Called as a missionary for the Temple Department specifically to create a Nativity to be used exclusively for temples, he sculpted one with Mary and Joseph as one piece, and a lamb and a donkey as the two other pieces. Quilter Jr.’s younger brother Paul has carried on their father’s legacy, still casting the special Nativity sets for temple grounds through his own business and studio.
A Family of “Makers”
One of Quilter Jr.’s childhood memories is of his artistic father working on a bust of the prophet Joseph Smith in his small basement studio, using the actual death mask of the prophet, which he had received special permission to use for the project.
He also remembers a time when he had a makeshift bedroom in the basement, next to his father’s studio. After he had a nightmare and couldn’t find the light, he walked through the bamboo curtain that made up his door—straight into a half-finished bust of Brigham Young. “I just remember being completely terrified. I remember saying, ‘Dad, you’ve got to not do those things down by my bedroom!’” Quilter Jr. recalls.
But, he says, “That’s where we grew up.” With a basement full of plaster, clay, fiberglass, and resin, the Quilter children found their individual talents in a variety of trades and skills. As Quilter Jr. puts it, “We became what we call ‘makers.’ We just like to make things.”
According to Quilter Jr., his father’s talent was never meant to simply decorate a place—it was meant to have a message and inspire a special moment for the viewer. Outside of his Church-commissioned pieces, Quilter Sr. created everything from private pieces of horses or dogs to a large piece of a Native American in eagle feathers.
But Brother Quilter’s art was primarily a way for him to connect with his faith. “He always did something with a Church theme,” Quilter Jr. remembers. “He’d be reading or studying and something would come to his mind—like he has one of Joseph Smith breaking the chains when he was in prison called Majesty of the Chain.” But Quilter Jr.’s favorite sculpture of his father’s is The Shepherd, which portrays a shepherd looking out on the horizon, his dog at attention by his side, holding a lamb.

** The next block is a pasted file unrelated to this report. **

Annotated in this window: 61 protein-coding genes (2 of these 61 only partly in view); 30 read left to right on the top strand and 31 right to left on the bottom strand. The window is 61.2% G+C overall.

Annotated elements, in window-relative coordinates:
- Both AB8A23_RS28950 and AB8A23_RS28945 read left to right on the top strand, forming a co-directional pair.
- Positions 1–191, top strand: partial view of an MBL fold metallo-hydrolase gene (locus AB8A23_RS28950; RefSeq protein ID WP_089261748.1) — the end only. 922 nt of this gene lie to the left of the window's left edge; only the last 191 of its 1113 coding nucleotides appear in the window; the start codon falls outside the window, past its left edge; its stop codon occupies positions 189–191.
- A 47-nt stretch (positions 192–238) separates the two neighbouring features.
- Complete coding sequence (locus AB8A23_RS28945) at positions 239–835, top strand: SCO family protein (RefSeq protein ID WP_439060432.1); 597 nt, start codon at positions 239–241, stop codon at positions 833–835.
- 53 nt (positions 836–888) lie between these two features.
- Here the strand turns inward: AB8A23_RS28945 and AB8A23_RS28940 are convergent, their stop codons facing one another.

Photo courtesy of Karl C. Quilter Jr.
“It’s moving—it gives me the feeling that my dad felt that the Savior was our Shepherd. He has us, who are stalwart at his side, to help him, like that dog, and then He’s carrying the little lamb—those who can’t make it to safety.”
Quilter Sr. didn’t just give his children strong creative instincts, however. He and his wife, Verna, gave their children strong spiritual instincts as well.
As a seminary teacher, many of the family’s family home evening lessons were Brother Quilter’s seminary lessons he wanted to practice. But it wasn’t just their father’s job that inspired the Quilter family spiritually.
“I’d have to say that my dad’s sculpturing and the religious practices in our family were such that it created very deep foundations for each of my brothers and sisters,” Quilter Jr. shares. “All eight of us served missions, we’ve all been married in the temple and sealed, we all have very strong families, and we’re all continuing a lot of the religious practices we’ve grown up with.”
A Continuing Legacy
Quilter Sr.’s legacy hasn’t lived on with his children alone. “My dad was a seminary teacher, and he had a gift to never forget anyone’s name, even if he had just a brief encounter with them,” Quilter Jr. says.
“To show how far-reaching that is, when I go around and do temple inspections, I’ve gone to a number of temples where a worker or someone there will see my name and go ‘Oh, I know a Karl Quilter, he was. . .,’ and I’ll reply, ‘Yeah, he was your seminary teacher, right?’ and they respond, ‘Yeah he just changed my life.”
But whether because of his father’s teaching, art, or kind personality, Quilter Jr. knows one thing is for sure: “[my dad] was loved by a lot of people.” And as Quilter Jr. travels the world inspecting temples today, he is still quick to remember, “If you look at the bottom of the angel Moroni clothing, you’ll see ‘K. Quilter’ and the year that particular piece was made—same on the Nativity. It’s kind of humbling to see that as I go around the world that my dad has touched so many people.”